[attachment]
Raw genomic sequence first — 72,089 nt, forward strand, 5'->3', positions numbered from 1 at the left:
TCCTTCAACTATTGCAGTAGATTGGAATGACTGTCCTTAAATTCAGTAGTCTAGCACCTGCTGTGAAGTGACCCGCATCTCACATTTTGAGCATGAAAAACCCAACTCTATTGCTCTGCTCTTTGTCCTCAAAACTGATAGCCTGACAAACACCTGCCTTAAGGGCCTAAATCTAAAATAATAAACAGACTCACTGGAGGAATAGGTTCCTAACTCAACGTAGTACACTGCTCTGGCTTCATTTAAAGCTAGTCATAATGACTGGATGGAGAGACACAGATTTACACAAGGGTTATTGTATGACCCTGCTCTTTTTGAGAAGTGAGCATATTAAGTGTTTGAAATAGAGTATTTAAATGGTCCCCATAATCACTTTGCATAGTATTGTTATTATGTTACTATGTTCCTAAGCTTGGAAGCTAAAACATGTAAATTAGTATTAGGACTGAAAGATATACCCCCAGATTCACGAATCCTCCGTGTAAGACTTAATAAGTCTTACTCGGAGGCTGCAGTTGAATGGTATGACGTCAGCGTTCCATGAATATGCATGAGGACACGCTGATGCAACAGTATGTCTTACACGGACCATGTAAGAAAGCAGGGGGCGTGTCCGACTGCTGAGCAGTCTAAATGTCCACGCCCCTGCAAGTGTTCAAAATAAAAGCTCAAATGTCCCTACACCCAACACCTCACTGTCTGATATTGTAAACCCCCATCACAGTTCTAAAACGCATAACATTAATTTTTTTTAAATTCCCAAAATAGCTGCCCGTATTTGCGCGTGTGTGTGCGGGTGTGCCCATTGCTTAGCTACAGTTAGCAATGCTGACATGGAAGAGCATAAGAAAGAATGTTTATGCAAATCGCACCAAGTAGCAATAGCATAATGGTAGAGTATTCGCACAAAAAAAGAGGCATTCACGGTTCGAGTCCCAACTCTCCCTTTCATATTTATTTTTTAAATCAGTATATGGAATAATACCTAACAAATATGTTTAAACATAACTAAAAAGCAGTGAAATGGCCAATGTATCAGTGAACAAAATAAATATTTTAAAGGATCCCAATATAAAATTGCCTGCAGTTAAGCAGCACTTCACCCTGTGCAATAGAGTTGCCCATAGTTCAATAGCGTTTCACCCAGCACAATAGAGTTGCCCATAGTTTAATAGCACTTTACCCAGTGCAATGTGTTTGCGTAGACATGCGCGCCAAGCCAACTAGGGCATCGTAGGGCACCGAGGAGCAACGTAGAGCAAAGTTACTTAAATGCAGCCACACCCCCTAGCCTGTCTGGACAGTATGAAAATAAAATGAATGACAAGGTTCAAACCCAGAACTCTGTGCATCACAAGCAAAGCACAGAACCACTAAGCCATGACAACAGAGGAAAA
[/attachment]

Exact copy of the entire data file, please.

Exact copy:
Raw genomic sequence first — 72,089 nt, forward strand, 5'->3', positions numbered from 1 at the left:
TCCTTCAACTATTGCAGTAGATTGGAATGACTGTCCTTAAATTCAGTAGTCTAGCACCTGCTGTGAAGTGACCCGCATCTCACATTTTGAGCATGAAAAACCCAACTCTATTGCTCTGCTCTTTGTCCTCAAAACTGATAGCCTGACAAACACCTGCCTTAAGGGCCTAAATCTAAAATAATAAACAGACTCACTGGAGGAATAGGTTCCTAACTCAACGTAGTACACTGCTCTGGCTTCATTTAAAGCTAGTCATAATGACTGGATGGAGAGACACAGATTTACACAAGGGTTATTGTATGACCCTGCTCTTTTTGAGAAGTGAGCATATTAAGTGTTTGAAATAGAGTATTTAAATGGTCCCCATAATCACTTTGCATAGTATTGTTATTATGTTACTATGTTCCTAAGCTTGGAAGCTAAAACATGTAAATTAGTATTAGGACTGAAAGATATACCCCCAGATTCACGAATCCTCCGTGTAAGACTTAATAAGTCTTACTCGGAGGCTGCAGTTGAATGGTATGACGTCAGCGTTCCATGAATATGCATGAGGACACGCTGATGCAACAGTATGTCTTACACGGACCATGTAAGAAAGCAGGGGGCGTGTCCGACTGCTGAGCAGTCTAAATGTCCACGCCCCTGCAAGTGTTCAAAATAAAAGCTCAAATGTCCCTACACCCAACACCTCACTGTCTGATATTGTAAACCCCCATCACAGTTCTAAAACGCATAACATTAATTTTTTTTAAATTCCCAAAATAGCTGCCCGTATTTGCGCGTGTGTGTGCGGGTGTGCCCATTGCTTAGCTACAGTTAGCAATGCTGACATGGAAGAGCATAAGAAAGAATGTTTATGCAAATCGCACCAAGTAGCAATAGCATAATGGTAGAGTATTCGCACAAAAAAAGAGGCATTCACGGTTCGAGTCCCAACTCTCCCTTTCATATTTATTTTTTAAATCAGTATATGGAATAATACCTAACAAATATGTTTAAACATAACTAAAAAGCAGTGAAATGGCCAATGTATCAGTGAACAAAATAAATATTTTAAAGGATCCCAATATAAAATTGCCTGCAGTTAAGCAGCACTTCACCCTGTGCAATAGAGTTGCCCATAGTTCAATAGCGTTTCACCCAGCACAATAGAGTTGCCCATAGTTTAATAGCACTTTACCCAGTGCAATGTGTTTGCGTAGACATGCGCGCCAAGCCAACTAGGGCATCGTAGGGCACCGAGGAGCAACGTAGAGCAAAGTTACTTAAATGCAGCCACACCCCCTAGCCTGTCTGGACAGTATGAAAATAAAATGAATGACAAGGTTCAAACCCAGAACTCTGTGCATCACAAGCAAAGCACAGAACCACTAAGCCATGACAACAGAGGAAAA